Steam dumps Bitcoin on back of high transaction fees and volatility

Federico Mansilla
Diciembre 7, 2017

Valve, the company that owns Steam, noted the value for Bitcoin only stays stable for a certain period of time and can change before a transaction has been completed.

"...transaction fees that are charged to the customer by the Bitcoin network have skyrocketed this year, topping out at close to $20 a transaction last week (compared to roughly $0.20 when we initially enabled Bitcoin)", Steam said in its blog post. With Valve unable to control these blockchain-linked costs (passed on from third-party Bitpay), the company anxious that it was leading to "unreasonably high costs for purchasing games when paying with Bitcoin" (though apparently these are costs Bitcoin users as a whole have been willing to shoulder of late).

Valve went on to explain that due to the volatility in the value of Bitcoin, there could be a significant difference in the amount that was paid by the consumer and the amount that will reach the company since it takes time to process transactions. Regarding the fees, Valve pointed out that the transaction fee charged to the customer using Bitcoin rose from 20 cents when Valve started accepting it to nearly $20 today. Valve initially joined in on the action previous year when it started accepting bitcoin for purchases on its PC gaming store, Steam. Its volatility and transaction costs are a common sticking point for those looking to use it as a currency, yet the possible solutions to these pitfalls could imperil the decentralization that makes bitcoin appealing in the first place.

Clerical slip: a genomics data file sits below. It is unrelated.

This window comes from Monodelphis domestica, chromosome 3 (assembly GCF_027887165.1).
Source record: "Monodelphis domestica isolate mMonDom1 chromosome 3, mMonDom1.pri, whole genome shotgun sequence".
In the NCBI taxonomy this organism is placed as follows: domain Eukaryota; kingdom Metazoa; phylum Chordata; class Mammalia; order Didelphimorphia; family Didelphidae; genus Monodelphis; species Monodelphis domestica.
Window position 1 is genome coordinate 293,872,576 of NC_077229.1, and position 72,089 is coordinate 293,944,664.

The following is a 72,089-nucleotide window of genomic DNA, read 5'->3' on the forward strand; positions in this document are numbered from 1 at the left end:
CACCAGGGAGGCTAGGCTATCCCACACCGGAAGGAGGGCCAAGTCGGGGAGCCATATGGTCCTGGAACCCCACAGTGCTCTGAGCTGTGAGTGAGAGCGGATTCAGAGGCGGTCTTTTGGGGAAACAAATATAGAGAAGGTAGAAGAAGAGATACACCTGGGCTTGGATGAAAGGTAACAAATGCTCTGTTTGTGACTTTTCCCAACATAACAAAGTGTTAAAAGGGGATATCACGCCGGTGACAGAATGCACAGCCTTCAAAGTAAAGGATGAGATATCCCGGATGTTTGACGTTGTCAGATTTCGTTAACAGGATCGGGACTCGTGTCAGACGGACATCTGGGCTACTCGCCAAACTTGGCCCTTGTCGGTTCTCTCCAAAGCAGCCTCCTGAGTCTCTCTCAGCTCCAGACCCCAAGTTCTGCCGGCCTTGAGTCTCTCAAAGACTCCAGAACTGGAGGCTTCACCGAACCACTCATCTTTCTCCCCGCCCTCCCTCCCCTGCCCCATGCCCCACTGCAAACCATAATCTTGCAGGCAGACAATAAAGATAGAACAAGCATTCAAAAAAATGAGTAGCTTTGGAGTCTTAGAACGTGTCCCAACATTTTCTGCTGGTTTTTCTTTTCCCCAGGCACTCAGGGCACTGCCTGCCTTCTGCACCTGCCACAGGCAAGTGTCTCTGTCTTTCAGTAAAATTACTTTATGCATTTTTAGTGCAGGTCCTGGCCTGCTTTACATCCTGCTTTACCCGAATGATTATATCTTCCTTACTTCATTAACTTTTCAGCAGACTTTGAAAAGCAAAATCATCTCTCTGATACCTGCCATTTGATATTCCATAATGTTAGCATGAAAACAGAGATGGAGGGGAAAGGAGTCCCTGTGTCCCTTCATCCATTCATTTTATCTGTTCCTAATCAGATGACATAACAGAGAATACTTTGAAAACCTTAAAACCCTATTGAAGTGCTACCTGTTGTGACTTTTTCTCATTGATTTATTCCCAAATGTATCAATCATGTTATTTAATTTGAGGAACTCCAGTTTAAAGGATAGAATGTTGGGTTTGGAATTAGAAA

Bitcoin valuation has become a problem recently as well, as the value fluctuates wildly over very short spans of time.

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For these reasons and the overall volatility of the currency, it's "untenable" to support Bitcoin at the moment, the blog said.

So, even though this may be the end of Bitcoin support through Steam for now, this may not be a permanent change.

Many organizations are still reluctant to trust blockchain technology, however others have found good use cases for it apart from Bitcoin. Valve says that the company may "re-evaluate whether Bitcoin makes sense for us and for the Steam community at a later date [,]" but now Valve is mostly trying to resolve pending issues with customers impacted by Bitcoins' flux. This in turn runs the risk of under/overpayment again should the value of Bitcoin change and can result in yet another transaction needing to be performed.

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